Again, I can feel your surprise.
… Read the rest
While Republican candidates have benefitted greatly from the financial assistance of the Koch brothers and their network of mega-donors, it’s unlikely you’ll ever see them owning up to that on the campaign trail.
Behind closed doors, though, is another story. That’s why we get regular leaks from Koch conferences and meetings featuring conservative candidates seemingly kowtowing to a room full of billionaires. It’s what makes the Koch empire the Left’s biggest boogeyman.
But while these leaks make for good campaign soundbites, the real problem isn’t politicians heading to these conferences and retreats. It’s the lax campaign finance rules that make buddying up to donors so damn profitable.
Meanwhile, the Nation got a clip of Senate minority leader Mitch McConnell (R-Ky.) speaking frankly at a secret Koch-organized meeting. “I assure you that in the spending bill, we will be pushing back against this bureaucracy by doing what’s called placing riders in the bill,” he told those in attendance.
An interesting read from The Guardian about neoliberalism and its erosion of human values within the market.
via The Guardian:
The self-serving con of neoliberalism is that it has eroded the human values the market was supposed to emancipate
… Read the rest
To be at peace with a troubled world: this is not a reasonable aim. It can be achieved only through a disavowal of what surrounds you. To be at peace with yourself within a troubled world: that, by contrast, is an honourable aspiration. This column is for those who feel at odds with life. It calls on you not to be ashamed.
I was prompted to write it by a remarkable book, just published in English, by a Belgian professor of psychoanalysis, Paul Verhaeghe. What About Me? The Struggle for Identity in a Market-Based Society is one of those books that, by making connections between apparently distinct phenomena, permits sudden new insights into what is happening to us and why.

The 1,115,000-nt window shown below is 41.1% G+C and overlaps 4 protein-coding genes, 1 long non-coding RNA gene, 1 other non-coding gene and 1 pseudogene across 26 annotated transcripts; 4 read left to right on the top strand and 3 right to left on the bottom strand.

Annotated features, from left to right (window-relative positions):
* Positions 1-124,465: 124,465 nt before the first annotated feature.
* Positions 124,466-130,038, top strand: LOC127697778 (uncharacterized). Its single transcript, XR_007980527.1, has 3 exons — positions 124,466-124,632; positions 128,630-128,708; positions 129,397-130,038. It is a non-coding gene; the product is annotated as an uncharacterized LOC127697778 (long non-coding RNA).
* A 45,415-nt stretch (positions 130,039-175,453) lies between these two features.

Intriguing Chat Show from DownUnder. The pace is languid, but the discussion is fascinating and relevant.
And the house-band are kind of weird (in a good way).
Hosts Richard Wolstencroft and David Thrussell
With Guests Richard Lowenstein and Mandy Kane
The following is an exclusive excerpt from Party At The World’s End:
There will be in the next generation or so a pharmacological method of making people love their servitude and producing dictatorship without tears, so to speak, producing a kind of painless concentration camp for entire societies so that people will in fact have their liberties taken away from them but will rather enjoy it.
It took Bradley a long time to realize that the horrible buzzing wasn’t emanating from a three-foot tall green goddess with udder-like breasts. Hathoor the cow-goddess had somehow been jumbled up by his subconscious, now sharing cognitive space with the green-skinned alien that Kirk tried to fuck, and the backwards-talking dwarf from Twin Peaks. She was hovering above him, her mouth wrenched open in an eternal, orgasmic wail,—that electric heat scraped his eardrums with razors, gutting his miserable brain like an acoustic fishhook.… Read the rest
There’s this great Andy Warhol quote you’ve probably seen before: “I think everybody should like everybody.” You can buy posters and plates with pictures of Warhol, looking like the cover of a Belle & Sebastian album, with that phrase plastered across his face in Helvetica. But the full quote, taken from a 1963 interview in Art News, is a great description of how we interact on social media today.
… Read the rest
Warhol: Someone said that Brecht wanted everybody to think alike. I want everybody to think alike. But Brecht wanted to do it through Communism, in a way. Russia is doing it under government. It’s happening here all by itself without being under a strict government; so if it’s working without trying, why can’t it work without being Communist? Everybody looks alike and acts alike, and we’re getting more and more that way.
I think everybody should be a machine.